Published in 1969, he forecast the movement of people from the industrialized north to the south and the west would produce a conservative Republican majority that would dominate American politics for decades. The benefit, he wrote, was that it would restore stability and order to a society that was experiencing disorienting and at times violent change.
Although controversial at the time, it was the first book I read that forecast what, now, is history.
Shortly before publishing that book, the author joined the Nixon administration. He hoped to advance his forecast changes. Although a prolific political commentator, he has lost his enthusiasm during the ensuing decades for the Republican majority he forecast and helped create.
In his latest book, Phillips identifies three trends which threaten the United States’ future:
1. The defining, yet distorting role of oil in foreign and domestic policy.
2. Religion’s growing intrusion in politics and government.
3. Debt’s astonishing growth.
Using these three themes, Phillips weaves a convincing and well-written condemnation of the failure of our leaders to look beyond their self-interest and immediate ambitions to plan for the country’s future.
Although he continues the trend of his recent books to be critical of the policies of the current Bush Administration, for the most part, the author avoids inflammatory invectives
Rather he uses training as a lawyer, to deliver a skillful and thought-provoking indictment against this country’s leadership. However, unlike his first book, Phillips fails to offer the reader an original prescription for this country’s current problems.
Never-the less, this book’s broad and structural discussion of political and social changes makes it worth reading. Phillips’ passionless discussion draws a portrait of American society that readers may not welcome.
Yet, they will ignore it at their peril.
So does God exist or not? Good question. The next several chapters of Phillip's book pertain to the rise of a particularly pigheaded kind of fundamentalist christianity which Bush and by extension his political party pander to--even when it comes to pandering to absurdities. They are his base. They have kept him in power. Phillip's believes that many of them believe that the 'Anti-christ' is here right now and the Apocalypse is right around the corner. No doubt that there are those who are dim-witted enough (and I suspect I know some; but I'm not in any hurry to get to know these suspects better) to believe anything that their earthly representative with God's ear will tell them. Phillip's calculates the numbers of them and corresponds them regionally most strongly to the south and the southwest where the much more secular Democratic party is busy getting clobbered.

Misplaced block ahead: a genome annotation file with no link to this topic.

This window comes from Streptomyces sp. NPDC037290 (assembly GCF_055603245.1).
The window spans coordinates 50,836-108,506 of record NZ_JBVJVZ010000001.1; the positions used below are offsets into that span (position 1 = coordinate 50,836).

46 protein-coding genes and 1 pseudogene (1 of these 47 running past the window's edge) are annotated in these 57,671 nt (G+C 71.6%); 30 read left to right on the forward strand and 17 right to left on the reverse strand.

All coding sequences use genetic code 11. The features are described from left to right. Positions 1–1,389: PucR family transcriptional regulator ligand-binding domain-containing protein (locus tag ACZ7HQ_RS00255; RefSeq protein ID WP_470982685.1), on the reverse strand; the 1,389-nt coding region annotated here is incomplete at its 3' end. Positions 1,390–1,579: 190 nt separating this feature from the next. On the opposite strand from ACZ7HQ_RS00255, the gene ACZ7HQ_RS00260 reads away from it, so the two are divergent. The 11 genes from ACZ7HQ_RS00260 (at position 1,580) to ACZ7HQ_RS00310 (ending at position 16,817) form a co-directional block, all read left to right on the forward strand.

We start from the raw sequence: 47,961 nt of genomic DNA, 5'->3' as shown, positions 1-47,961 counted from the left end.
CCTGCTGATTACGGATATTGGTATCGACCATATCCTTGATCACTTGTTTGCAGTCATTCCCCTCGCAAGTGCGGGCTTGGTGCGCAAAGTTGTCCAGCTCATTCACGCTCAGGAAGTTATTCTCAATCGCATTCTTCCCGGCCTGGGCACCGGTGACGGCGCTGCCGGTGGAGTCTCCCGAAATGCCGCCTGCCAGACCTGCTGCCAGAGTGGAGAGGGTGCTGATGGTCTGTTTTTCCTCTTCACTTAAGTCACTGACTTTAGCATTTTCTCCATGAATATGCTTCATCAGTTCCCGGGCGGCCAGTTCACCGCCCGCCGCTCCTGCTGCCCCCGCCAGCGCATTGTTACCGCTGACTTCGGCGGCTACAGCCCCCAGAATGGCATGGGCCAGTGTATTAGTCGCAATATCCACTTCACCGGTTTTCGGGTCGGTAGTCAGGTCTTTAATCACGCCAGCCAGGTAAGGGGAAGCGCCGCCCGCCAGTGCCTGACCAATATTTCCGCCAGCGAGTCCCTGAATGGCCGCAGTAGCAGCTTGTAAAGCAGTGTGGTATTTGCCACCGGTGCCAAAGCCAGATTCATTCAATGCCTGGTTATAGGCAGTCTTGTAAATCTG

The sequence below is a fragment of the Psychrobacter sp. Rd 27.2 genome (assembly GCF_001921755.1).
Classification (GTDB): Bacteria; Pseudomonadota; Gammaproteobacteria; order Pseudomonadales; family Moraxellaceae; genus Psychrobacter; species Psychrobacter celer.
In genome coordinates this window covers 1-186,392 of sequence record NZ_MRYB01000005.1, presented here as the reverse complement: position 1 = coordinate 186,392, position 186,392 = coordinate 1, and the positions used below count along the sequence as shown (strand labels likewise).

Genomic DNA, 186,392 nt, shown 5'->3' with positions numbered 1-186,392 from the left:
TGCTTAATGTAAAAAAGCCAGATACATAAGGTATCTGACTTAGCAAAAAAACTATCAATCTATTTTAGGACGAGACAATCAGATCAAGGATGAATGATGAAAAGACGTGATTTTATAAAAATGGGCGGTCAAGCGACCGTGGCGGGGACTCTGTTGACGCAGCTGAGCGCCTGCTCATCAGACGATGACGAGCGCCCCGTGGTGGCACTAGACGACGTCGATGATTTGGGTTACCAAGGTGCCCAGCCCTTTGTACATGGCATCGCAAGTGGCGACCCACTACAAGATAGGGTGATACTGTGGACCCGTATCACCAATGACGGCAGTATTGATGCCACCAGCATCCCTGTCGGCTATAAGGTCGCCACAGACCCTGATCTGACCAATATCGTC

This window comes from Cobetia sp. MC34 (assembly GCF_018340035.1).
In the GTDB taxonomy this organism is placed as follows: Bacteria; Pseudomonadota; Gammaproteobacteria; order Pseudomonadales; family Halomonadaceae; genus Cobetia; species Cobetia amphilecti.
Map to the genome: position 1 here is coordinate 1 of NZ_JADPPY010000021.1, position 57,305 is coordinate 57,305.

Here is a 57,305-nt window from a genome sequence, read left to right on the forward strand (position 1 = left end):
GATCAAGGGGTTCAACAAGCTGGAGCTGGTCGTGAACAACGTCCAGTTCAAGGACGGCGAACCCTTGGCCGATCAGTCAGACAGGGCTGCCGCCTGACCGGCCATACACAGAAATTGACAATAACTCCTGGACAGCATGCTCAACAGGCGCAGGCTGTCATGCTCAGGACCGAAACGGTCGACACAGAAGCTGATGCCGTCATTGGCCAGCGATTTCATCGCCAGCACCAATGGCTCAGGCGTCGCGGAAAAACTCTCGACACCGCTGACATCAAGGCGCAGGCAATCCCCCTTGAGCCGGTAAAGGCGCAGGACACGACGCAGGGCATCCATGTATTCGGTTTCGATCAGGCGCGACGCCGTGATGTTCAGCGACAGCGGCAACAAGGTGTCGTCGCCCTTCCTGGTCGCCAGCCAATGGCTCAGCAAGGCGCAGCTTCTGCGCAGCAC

Which brings us to borrowed money. The Asian countries in particular China have been bankrolling our economy by buying US treasury bonds. Much about these last chapters is about how currency is manipulated--how manufacturing and industrial concerns vital to the nation are sold off piecemeal as profits are being made chasing paper credits and debits around the globe resulting in a few people making vast fortunes while less and less goes back to the population as a whole. Paralells are drawn here to other so-called world powers of the past (Spain In I believe its Golden Age; Holland which replaced it and in fact was replaced by Great Britain as the principal world power of the 18th and 19th century); countries also intent on de-industrializing while financializing their economies which Phillips contends (and to which I agree) is a recipe for disaster.
A couple other points he makes--that the policy of an unregulated Adam Smith type of free trade Capitalism is not going to work--that it does not bring costs down but leaves the population at the mercy of for instance the health care or energy industries just for two. That social safety net programs (demonized as socialism) while anathema to those of the religious right and the above mentioned free trade capitalists are essential to a nations' well being and part of the nations' fabric.
To finish off is the idea posited that a yahoo--any yahoo can spend his way to prosperity. So why not a country? Me too. One looks at our staggering trade deficit and then adds to it our staggering national budget deficit and wonders how in the world did this guy with a Harvard business degree ever get that degree or the present job that he has? We're paying for a war we cannot afford with money we cannot calculate in the present (so will have to be paid for by future administrations).???? It's quite like giving a 16 year old an unlimited credit card and encouraging him to go hog wild. With that for now I'm done.